Features Risk

Cyber hygiene: A balance of convenience and safety

Cyber hygiene has nothing to do with using robots to keep humans clean. No, we’re talking about keeping your data safe. Whether personal or business data, when talking about cyber hygiene it’s important to understand that the time for “security through obscurity” is over.

David Westgate, the vCIO/service business manager at MicroAge Regina, explains that “while targets used to be large businesses in big cities, it’s moving closer to home. Today it’s hitting small town Saskatchewan and having a massive impact.” Small companies are just as likely to be hit as large ones.

“We’ve seen the Regina School Board that was hit recently, we’re seeing medical firms being hit, we’re seeing the financial institutions being hit and we see the small mom-and-pop stores being hit at the same time,” says Westgate. The attackers may be asking for a little bit less from a mom-and-pop shop than they are from some of the larger corporations, but it impacts the targeted business in the same manner. And it’s a bigger issue with more people working from home as this increases the chances of a business being left vulnerable.

However much time, energy, and money you spend on cyber hygiene, it will only be as good as the people with access to your network and data. You can have a million-dollar security system in your house but if you leave the key, address and alarm password on a bench at the airport, you’ve wasted your money.

“Often times what we’re seeing now is less about technology being exploited and more about people and processes being exploited. There are still governments and hacking groups that will spend months working on a particular exploit but is the average cyber criminal really going to spend all that time and effort if they can just send someone an email and get them to open an attachment with a vulnerability in it and then compromise their machine . . . companies are growing so quickly, trying to tap into data in ways that they never could before, and they’re not taking the time to make sure things are set up properly,” says Sean Gowing, from Keepsecure IT. And this has consequences.

Westgate outlines some basics, “from a security perspective you need to ensure that you have a real good firewall in play. Protecting the network . . . that’s going to be the first protocol. Second, is multi factor authentication (MFA). MFA is really one of the most important identity protections.”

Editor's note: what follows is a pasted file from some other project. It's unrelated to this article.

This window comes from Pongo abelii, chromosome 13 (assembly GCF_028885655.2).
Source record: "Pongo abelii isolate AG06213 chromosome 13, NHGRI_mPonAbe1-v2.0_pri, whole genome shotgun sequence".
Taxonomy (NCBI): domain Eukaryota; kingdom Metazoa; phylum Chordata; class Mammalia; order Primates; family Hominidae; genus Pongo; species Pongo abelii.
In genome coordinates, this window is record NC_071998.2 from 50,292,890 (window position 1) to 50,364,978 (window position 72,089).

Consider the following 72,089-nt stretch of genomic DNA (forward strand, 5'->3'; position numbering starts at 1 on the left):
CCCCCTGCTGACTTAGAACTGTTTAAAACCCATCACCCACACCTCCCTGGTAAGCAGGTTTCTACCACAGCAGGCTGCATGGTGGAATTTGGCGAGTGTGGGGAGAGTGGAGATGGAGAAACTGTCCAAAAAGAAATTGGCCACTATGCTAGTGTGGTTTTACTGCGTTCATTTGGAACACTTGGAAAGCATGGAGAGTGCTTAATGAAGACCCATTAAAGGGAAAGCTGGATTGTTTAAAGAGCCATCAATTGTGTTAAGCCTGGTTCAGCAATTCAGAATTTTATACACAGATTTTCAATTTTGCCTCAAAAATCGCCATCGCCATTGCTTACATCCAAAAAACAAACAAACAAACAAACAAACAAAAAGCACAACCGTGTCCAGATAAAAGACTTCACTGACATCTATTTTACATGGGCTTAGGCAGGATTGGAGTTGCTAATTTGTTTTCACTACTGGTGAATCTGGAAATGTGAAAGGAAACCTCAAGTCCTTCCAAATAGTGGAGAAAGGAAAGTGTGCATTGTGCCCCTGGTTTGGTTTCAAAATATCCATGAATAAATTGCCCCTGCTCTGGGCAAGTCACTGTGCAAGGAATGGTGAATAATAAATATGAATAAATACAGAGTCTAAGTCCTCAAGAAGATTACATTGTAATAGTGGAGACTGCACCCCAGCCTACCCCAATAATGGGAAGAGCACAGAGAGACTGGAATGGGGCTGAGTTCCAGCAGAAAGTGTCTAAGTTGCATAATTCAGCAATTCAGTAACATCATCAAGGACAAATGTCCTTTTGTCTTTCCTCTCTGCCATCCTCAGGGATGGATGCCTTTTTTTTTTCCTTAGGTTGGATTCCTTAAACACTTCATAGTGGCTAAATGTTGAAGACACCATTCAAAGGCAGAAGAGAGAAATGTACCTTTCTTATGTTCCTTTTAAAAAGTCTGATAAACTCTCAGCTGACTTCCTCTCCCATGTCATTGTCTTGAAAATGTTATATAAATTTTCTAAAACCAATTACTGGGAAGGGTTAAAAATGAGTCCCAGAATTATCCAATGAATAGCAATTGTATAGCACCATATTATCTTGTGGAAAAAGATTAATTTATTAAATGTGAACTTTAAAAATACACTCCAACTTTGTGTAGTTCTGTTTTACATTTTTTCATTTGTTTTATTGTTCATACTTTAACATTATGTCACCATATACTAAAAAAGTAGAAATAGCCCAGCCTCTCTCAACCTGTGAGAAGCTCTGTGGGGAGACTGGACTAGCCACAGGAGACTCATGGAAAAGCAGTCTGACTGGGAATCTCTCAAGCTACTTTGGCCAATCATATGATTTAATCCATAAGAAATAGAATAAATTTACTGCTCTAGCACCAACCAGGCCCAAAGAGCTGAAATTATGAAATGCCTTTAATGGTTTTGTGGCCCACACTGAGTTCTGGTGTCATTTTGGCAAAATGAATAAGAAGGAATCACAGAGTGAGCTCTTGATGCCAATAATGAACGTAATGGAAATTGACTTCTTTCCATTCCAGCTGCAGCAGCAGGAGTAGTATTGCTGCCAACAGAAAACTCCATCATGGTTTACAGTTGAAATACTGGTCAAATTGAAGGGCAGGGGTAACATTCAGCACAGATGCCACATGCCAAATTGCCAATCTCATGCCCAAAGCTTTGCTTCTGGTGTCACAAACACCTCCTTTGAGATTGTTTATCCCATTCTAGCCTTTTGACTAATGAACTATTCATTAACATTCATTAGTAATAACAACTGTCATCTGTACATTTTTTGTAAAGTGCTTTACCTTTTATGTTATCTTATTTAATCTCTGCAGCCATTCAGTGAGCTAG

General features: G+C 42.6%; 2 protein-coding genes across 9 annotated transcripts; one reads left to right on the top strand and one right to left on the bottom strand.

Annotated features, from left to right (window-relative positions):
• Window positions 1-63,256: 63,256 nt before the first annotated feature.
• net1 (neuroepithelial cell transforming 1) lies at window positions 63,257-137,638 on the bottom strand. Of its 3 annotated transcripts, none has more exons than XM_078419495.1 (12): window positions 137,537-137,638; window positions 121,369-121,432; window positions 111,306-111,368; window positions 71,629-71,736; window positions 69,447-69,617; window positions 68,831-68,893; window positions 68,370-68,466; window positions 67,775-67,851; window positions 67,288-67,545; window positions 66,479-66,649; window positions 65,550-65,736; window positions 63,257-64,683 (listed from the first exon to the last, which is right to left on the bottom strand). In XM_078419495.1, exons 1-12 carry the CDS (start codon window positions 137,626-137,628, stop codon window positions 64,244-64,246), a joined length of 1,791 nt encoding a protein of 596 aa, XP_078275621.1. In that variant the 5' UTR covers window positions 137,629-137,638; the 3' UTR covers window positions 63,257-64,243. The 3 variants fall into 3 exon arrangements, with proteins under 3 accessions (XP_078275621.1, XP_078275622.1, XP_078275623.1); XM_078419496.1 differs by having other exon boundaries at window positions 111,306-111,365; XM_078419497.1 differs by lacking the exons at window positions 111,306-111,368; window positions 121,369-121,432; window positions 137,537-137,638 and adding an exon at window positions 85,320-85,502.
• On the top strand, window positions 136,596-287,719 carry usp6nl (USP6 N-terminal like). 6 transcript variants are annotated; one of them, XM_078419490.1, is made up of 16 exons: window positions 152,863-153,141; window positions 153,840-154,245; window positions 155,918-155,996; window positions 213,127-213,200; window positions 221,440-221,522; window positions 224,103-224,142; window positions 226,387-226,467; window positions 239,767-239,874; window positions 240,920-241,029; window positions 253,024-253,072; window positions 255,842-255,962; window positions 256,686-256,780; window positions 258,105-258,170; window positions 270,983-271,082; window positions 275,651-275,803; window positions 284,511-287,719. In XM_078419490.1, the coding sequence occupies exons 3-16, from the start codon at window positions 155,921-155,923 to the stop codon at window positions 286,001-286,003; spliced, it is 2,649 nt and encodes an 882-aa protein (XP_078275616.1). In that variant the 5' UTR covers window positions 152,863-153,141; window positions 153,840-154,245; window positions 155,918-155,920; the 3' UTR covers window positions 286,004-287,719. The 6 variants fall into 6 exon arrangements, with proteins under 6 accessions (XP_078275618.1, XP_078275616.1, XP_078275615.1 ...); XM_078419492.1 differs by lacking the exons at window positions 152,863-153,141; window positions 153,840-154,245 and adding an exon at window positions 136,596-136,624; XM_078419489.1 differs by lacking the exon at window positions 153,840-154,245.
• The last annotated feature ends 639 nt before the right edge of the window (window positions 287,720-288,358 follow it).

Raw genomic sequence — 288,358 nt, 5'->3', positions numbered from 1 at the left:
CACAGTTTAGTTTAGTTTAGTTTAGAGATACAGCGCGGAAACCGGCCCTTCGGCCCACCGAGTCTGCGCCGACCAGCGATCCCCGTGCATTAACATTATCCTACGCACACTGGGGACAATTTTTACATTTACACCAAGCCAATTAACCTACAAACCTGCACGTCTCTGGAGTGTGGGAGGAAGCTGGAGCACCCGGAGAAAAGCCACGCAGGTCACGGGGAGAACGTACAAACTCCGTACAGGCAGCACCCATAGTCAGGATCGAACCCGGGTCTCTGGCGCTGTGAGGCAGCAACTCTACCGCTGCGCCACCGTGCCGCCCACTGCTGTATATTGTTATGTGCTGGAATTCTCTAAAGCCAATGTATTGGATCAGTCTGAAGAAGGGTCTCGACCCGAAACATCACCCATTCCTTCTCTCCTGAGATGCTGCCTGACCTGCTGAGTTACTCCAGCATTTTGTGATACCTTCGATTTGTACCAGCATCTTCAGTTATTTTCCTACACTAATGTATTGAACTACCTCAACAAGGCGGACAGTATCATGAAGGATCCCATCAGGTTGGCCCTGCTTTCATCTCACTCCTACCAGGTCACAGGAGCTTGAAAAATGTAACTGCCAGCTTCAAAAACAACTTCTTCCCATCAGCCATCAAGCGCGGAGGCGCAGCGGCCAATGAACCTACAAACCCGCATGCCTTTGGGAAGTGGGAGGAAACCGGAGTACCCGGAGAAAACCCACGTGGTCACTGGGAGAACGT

Cyber crime is on the rise, but don’t despair, there are good people working on the right side, with an entire industry growing alongside the threats in an endless game of spy vs spy. For example, Gowan explains a type of ethical hacking he offers as a service is a phishing simulation campaign. “We work a lot with phishing simulation campaigns to raise awareness. In a phishing simulation campaign, we send emails and if they click on it, they get a little refresher information session on what to watch for.” These exercises help businesses shore up their biggest vulnerability: human behaviour.

“I always tell people, it’s not an intelligence thing . . . it’s most likely they caught you when you were busy. You’re rushing, and in comes this email that’s just one more thing on your plate and you’re just trying to get it done and help someone out because we’re fairly trusting and helpful in our organizations. That’s what they prey upon,” says Gowing.

As we work smart devices and the Internet of Things into our daily life, and more and more people work remotely and from home, the policies and understanding of the vulnerabilities is going to become critical. You can imagine the embarrassment and liability if a legal firm had their client’s confidential information leaked because an employee was logging onto the network from an encrypted cyber cafe or accidentally opened a back door to their home network using their smart fridge to order groceries. It’s a balance of convenience and safety. Business owners need to help their employees understand that balance.

Gowing’s go-to piece of advice is password management tools. “I know that sounds stupidly simple, but I don’t know how many times I’ve seen accounts compromised on an enterprise level because the person is using the same password for the work account and on the 98 different online services they’ve signed up for and one of those gets compromised and then someone can look and go, hey, Shawn also works at this company. I’m going to try his password over there and sure enough it works right?” A good password management tool helps prevent that. The more protected you are, the less of a target you will be.

Saskatchewan is positioning itself to feed, fertilize, and fuel the world. We need to be ready to protect the critical infrastructure needed to do this—and that is going to require people to operate their cyber security at a global level.